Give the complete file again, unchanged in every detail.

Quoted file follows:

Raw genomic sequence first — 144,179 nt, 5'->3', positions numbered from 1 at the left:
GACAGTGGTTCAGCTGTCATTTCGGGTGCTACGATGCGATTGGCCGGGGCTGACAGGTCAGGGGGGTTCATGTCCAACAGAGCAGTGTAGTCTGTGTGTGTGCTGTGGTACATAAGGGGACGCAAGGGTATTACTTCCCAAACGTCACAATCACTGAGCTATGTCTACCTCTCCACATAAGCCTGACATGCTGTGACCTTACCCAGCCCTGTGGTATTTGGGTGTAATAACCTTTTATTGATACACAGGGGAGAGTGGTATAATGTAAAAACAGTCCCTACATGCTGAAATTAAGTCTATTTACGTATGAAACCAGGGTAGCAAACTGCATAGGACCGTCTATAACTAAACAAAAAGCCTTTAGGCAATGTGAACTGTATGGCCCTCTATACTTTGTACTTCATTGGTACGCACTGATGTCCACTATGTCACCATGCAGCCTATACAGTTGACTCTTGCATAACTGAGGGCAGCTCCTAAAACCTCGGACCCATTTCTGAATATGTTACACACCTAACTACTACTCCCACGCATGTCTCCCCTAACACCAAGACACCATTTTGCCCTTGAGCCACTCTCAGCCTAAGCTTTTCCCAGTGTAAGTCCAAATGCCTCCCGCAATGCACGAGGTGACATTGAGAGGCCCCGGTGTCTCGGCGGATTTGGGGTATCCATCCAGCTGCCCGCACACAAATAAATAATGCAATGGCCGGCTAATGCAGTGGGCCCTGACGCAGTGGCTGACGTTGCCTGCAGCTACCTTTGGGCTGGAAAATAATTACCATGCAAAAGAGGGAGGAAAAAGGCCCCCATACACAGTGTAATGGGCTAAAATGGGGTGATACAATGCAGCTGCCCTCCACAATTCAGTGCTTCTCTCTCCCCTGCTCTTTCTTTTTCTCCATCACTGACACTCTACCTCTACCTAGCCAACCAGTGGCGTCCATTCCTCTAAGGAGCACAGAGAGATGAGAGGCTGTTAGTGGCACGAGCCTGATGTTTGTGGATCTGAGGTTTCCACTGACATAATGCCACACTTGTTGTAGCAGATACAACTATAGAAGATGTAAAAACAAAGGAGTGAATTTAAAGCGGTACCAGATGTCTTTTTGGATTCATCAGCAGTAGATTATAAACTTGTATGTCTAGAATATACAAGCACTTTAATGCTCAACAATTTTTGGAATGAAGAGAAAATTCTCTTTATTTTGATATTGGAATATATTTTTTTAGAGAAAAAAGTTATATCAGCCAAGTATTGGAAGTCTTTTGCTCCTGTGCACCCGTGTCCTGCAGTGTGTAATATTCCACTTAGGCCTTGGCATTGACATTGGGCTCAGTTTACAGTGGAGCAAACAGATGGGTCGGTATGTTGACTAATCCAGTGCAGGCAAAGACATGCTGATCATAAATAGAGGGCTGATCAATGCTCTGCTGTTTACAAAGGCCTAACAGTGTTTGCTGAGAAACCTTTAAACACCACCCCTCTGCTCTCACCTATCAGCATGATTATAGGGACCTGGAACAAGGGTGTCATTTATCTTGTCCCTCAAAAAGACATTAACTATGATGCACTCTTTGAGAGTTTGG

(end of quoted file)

Raw genomic sequence first — 144,179 nt, 5'->3', positions numbered from 1 at the left:
GACAGTGGTTCAGCTGTCATTTCGGGTGCTACGATGCGATTGGCCGGGGCTGACAGGTCAGGGGGGTTCATGTCCAACAGAGCAGTGTAGTCTGTGTGTGTGCTGTGGTACATAAGGGGACGCAAGGGTATTACTTCCCAAACGTCACAATCACTGAGCTATGTCTACCTCTCCACATAAGCCTGACATGCTGTGACCTTACCCAGCCCTGTGGTATTTGGGTGTAATAACCTTTTATTGATACACAGGGGAGAGTGGTATAATGTAAAAACAGTCCCTACATGCTGAAATTAAGTCTATTTACGTATGAAACCAGGGTAGCAAACTGCATAGGACCGTCTATAACTAAACAAAAAGCCTTTAGGCAATGTGAACTGTATGGCCCTCTATACTTTGTACTTCATTGGTACGCACTGATGTCCACTATGTCACCATGCAGCCTATACAGTTGACTCTTGCATAACTGAGGGCAGCTCCTAAAACCTCGGACCCATTTCTGAATATGTTACACACCTAACTACTACTCCCACGCATGTCTCCCCTAACACCAAGACACCATTTTGCCCTTGAGCCACTCTCAGCCTAAGCTTTTCCCAGTGTAAGTCCAAATGCCTCCCGCAATGCACGAGGTGACATTGAGAGGCCCCGGTGTCTCGGCGGATTTGGGGTATCCATCCAGCTGCCCGCACACAAATAAATAATGCAATGGCCGGCTAATGCAGTGGGCCCTGACGCAGTGGCTGACGTTGCCTGCAGCTACCTTTGGGCTGGAAAATAATTACCATGCAAAAGAGGGAGGAAAAAGGCCCCCATACACAGTGTAATGGGCTAAAATGGGGTGATACAATGCAGCTGCCCTCCACAATTCAGTGCTTCTCTCTCCCCTGCTCTTTCTTTTTCTCCATCACTGACACTCTACCTCTACCTAGCCAACCAGTGGCGTCCATTCCTCTAAGGAGCACAGAGAGATGAGAGGCTGTTAGTGGCACGAGCCTGATGTTTGTGGATCTGAGGTTTCCACTGACATAATGCCACACTTGTTGTAGCAGATACAACTATAGAAGATGTAAAAACAAAGGAGTGAATTTAAAGCGGTACCAGATGTCTTTTTGGATTCATCAGCAGTAGATTATAAACTTGTATGTCTAGAATATACAAGCACTTTAATGCTCAACAATTTTTGGAATGAAGAGAAAATTCTCTTTATTTTGATATTGGAATATATTTTTTTAGAGAAAAAAGTTATATCAGCCAAGTATTGGAAGTCTTTTGCTCCTGTGCACCCGTGTCCTGCAGTGTGTAATATTCCACTTAGGCCTTGGCATTGACATTGGGCTCAGTTTACAGTGGAGCAAACAGATGGGTCGGTATGTTGACTAATCCAGTGCAGGCAAAGACATGCTGATCATAAATAGAGGGCTGATCAATGCTCTGCTGTTTACAAAGGCCTAACAGTGTTTGCTGAGAAACCTTTAAACACCACCCCTCTGCTCTCACCTATCAGCATGATTATAGGGACCTGGAACAAGGGTGTCATTTATCTTGTCCCTCAAAAAGACATTAACTATGATGCACTCTTTGAGAGTTTGG